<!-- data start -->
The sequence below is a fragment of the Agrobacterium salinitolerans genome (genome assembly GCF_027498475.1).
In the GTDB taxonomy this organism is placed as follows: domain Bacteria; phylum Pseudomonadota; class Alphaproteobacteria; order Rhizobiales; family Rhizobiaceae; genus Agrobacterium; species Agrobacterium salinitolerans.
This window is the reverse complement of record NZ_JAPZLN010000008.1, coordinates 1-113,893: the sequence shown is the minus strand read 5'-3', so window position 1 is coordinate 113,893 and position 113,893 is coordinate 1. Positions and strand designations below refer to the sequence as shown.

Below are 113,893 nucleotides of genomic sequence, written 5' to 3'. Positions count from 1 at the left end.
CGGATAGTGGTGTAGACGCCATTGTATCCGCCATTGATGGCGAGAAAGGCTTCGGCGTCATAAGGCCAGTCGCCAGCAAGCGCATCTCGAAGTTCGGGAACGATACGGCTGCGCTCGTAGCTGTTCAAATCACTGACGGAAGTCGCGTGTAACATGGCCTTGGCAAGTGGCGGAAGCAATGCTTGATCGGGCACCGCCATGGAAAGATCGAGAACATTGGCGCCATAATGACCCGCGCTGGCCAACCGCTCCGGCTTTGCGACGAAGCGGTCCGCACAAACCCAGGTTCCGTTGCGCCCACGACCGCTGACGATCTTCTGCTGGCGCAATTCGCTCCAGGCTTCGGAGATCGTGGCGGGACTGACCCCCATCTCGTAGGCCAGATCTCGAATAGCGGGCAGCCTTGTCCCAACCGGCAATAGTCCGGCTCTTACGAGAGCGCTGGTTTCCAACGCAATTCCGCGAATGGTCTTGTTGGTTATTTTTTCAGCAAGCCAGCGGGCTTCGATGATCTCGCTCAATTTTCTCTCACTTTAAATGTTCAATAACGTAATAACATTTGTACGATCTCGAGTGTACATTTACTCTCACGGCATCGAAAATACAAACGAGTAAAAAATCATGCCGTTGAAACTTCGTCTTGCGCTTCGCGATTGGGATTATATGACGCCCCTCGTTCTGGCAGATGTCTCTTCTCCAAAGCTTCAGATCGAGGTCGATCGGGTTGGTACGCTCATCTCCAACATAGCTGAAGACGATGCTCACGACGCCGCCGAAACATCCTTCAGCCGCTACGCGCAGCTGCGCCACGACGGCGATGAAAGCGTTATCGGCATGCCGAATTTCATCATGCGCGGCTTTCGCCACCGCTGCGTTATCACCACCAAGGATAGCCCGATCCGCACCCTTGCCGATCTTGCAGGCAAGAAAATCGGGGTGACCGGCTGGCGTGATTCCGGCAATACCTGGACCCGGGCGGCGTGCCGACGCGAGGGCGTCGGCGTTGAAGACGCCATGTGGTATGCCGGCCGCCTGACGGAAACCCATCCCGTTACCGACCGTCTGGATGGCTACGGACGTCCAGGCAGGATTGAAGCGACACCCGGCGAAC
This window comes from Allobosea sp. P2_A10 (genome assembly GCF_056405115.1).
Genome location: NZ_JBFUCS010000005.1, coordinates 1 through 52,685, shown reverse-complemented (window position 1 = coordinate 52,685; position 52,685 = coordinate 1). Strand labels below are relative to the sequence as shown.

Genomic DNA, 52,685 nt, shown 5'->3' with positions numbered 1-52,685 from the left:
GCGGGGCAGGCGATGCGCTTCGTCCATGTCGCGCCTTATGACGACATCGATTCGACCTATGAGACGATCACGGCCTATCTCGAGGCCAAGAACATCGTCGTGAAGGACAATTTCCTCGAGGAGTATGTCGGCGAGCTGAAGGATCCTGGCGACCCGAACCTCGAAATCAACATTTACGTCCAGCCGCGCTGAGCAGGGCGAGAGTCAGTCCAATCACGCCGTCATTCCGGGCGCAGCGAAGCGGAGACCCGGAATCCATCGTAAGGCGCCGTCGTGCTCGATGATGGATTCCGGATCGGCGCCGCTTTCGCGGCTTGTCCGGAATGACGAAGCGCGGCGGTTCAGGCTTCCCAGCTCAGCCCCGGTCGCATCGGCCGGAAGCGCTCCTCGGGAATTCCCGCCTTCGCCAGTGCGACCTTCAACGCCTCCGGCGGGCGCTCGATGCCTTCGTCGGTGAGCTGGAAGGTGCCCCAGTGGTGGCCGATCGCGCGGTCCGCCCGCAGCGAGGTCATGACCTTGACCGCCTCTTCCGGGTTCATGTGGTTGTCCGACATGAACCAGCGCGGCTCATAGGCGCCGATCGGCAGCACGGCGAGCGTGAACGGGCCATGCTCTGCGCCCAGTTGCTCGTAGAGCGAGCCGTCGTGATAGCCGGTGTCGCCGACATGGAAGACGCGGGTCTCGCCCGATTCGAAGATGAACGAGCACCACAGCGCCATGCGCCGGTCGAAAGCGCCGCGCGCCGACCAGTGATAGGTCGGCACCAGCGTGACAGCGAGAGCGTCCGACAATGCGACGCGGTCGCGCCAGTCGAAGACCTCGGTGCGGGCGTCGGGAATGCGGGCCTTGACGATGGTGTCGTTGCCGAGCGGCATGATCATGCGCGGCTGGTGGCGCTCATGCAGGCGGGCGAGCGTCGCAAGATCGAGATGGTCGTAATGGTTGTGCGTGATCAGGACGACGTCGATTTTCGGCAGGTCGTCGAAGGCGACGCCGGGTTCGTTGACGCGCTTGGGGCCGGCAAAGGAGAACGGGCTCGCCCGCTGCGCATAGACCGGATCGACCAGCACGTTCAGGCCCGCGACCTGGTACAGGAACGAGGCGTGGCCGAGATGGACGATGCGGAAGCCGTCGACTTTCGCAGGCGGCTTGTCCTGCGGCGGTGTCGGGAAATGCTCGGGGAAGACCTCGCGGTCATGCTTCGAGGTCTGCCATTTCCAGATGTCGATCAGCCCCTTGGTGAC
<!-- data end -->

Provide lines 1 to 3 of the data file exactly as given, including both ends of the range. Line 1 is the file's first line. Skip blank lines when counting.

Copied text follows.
The sequence below is a fragment of the Agrobacterium salinitolerans genome (genome assembly GCF_027498475.1).
In the GTDB taxonomy this organism is placed as follows: domain Bacteria; phylum Pseudomonadota; class Alphaproteobacteria; order Rhizobiales; family Rhizobiaceae; genus Agrobacterium; species Agrobacterium salinitolerans.
This window is the reverse complement of record NZ_JAPZLN010000008.1, coordinates 1-113,893: the sequence shown is the minus strand read 5'-3', so window position 1 is coordinate 113,893 and position 113,893 is coordinate 1. Positions and strand designations below refer to the sequence as shown.